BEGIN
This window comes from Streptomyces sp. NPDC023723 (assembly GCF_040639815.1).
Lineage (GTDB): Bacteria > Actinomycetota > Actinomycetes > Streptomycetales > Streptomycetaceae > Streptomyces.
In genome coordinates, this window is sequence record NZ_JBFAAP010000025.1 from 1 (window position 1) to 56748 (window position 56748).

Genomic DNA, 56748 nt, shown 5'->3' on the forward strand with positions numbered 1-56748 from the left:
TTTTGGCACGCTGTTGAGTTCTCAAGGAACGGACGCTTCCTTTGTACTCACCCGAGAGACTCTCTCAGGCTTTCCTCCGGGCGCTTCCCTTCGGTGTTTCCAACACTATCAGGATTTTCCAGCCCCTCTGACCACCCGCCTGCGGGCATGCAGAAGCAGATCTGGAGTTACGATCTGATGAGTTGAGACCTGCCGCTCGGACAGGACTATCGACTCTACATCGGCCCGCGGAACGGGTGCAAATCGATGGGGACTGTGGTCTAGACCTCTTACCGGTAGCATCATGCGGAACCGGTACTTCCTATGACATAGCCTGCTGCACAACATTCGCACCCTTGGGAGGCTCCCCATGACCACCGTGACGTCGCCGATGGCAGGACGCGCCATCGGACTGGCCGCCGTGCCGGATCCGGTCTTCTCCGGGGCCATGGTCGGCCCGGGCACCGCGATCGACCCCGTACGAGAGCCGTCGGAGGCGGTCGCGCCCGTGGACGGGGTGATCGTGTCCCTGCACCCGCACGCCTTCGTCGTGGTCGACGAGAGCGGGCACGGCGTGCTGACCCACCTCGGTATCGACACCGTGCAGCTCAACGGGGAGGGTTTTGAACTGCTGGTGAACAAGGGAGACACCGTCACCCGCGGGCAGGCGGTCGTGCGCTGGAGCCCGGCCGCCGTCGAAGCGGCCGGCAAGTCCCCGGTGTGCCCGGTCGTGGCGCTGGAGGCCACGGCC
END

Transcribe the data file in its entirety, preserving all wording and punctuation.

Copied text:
This window comes from Streptomyces sp. NPDC023723 (assembly GCF_040639815.1).
Lineage (GTDB): Bacteria > Actinomycetota > Actinomycetes > Streptomycetales > Streptomycetaceae > Streptomyces.
In genome coordinates, this window is sequence record NZ_JBFAAP010000025.1 from 1 (window position 1) to 56748 (window position 56748).

Genomic DNA, 56748 nt, shown 5'->3' on the forward strand with positions numbered 1-56748 from the left:
TTTTGGCACGCTGTTGAGTTCTCAAGGAACGGACGCTTCCTTTGTACTCACCCGAGAGACTCTCTCAGGCTTTCCTCCGGGCGCTTCCCTTCGGTGTTTCCAACACTATCAGGATTTTCCAGCCCCTCTGACCACCCGCCTGCGGGCATGCAGAAGCAGATCTGGAGTTACGATCTGATGAGTTGAGACCTGCCGCTCGGACAGGACTATCGACTCTACATCGGCCCGCGGAACGGGTGCAAATCGATGGGGACTGTGGTCTAGACCTCTTACCGGTAGCATCATGCGGAACCGGTACTTCCTATGACATAGCCTGCTGCACAACATTCGCACCCTTGGGAGGCTCCCCATGACCACCGTGACGTCGCCGATGGCAGGACGCGCCATCGGACTGGCCGCCGTGCCGGATCCGGTCTTCTCCGGGGCCATGGTCGGCCCGGGCACCGCGATCGACCCCGTACGAGAGCCGTCGGAGGCGGTCGCGCCCGTGGACGGGGTGATCGTGTCCCTGCACCCGCACGCCTTCGTCGTGGTCGACGAGAGCGGGCACGGCGTGCTGACCCACCTCGGTATCGACACCGTGCAGCTCAACGGGGAGGGTTTTGAACTGCTGGTGAACAAGGGAGACACCGTCACCCGCGGGCAGGCGGTCGTGCGCTGGAGCCCGGCCGCCGTCGAAGCGGCCGGCAAGTCCCCGGTGTGCCCGGTCGTGGCGCTGGAGGCCACGGCC